Threatening cold to bring 'dangerous to impossible travel conditions' this week


Blizzard conditions are predicted across parts of the western Ohio Valley and snow is expected Tuesday through Wednesday from the Great Lakes region into New England, the weather service said. Later in the week, the windchill is expected to drop as low as 41 degrees below zero, according to the National Weather Service. Average delays at both airports were lasting less than 15 minutes.

Wind chills in northern IL could fall to negative 55 degrees, which the National Weather Service called "possibly life threatening". A patchy covering of 1 to 2 cm is possible at low levels, although some places will see no snow at all.

Approximately one quarter of the country will wake up to sub-zero temperatures, and Wednesday might bring about literally the coldest day on record in Chicago, with a projected "high" of 14 below zero.

Check out more weather maps and forecast models.

Most state government offices in the Lower Peninsula were closed Monday morning except for offices handling critical functions.

Heavy snow and gusting winds have also created blizzard-like conditions in Minnesota, Wisconsin, northern IL and other Midwestern states where officials have also closed schools, courthouses and businesses. Many locations are predicted to challenge their coldest high temperatures for January 30 on Wednesday, and a number of record lows may be set Wednesday and Thursday mornings. Record low temperatures are likely by midweek. Now the coldest maximum temperature record is -30.8 C registered in 2004.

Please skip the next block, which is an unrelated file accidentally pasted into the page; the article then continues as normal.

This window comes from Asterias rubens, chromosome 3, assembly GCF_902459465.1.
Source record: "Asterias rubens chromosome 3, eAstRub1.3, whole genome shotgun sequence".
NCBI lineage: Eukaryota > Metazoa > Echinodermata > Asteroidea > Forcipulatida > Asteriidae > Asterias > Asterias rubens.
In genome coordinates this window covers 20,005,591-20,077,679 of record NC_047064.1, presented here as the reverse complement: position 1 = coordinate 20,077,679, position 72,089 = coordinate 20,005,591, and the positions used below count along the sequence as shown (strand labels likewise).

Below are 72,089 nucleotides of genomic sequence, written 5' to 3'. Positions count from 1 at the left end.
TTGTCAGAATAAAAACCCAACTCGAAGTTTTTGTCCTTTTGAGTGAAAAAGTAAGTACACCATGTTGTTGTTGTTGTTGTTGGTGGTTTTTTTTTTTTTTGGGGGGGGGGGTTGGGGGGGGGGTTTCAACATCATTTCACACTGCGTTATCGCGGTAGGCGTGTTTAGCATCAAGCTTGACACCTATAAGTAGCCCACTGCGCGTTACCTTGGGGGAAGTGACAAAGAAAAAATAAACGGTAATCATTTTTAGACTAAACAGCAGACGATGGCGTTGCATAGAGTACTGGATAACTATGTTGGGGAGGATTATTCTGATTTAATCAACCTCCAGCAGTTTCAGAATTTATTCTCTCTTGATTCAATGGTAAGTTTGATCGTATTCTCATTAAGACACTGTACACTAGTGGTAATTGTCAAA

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The city's Monday afternoon temperatures will stay in the low-20s before dipping back to zero degrees at night, the NWS said.

Northern Mississippi, northern Alabama and parts of Kentucky and Tennessee could also see potential snowfalls during the week, the NWS said.

More than 1,000 flights were canceled at two airports in Chicago, a major regional hub and America's third largest city, in nearby IL.

"If you live up in the Arctic Circle, you'd say this is pretty normal". In eastern North Dakota, officials have issued travel alerts because of blowing snow.

Further north, the Minnesota State Patrol was responding to scores of spin-outs and crashes early Monday in the Twin Cities metro area, even before the busiest commute time, because of snow-covered and icy roads.

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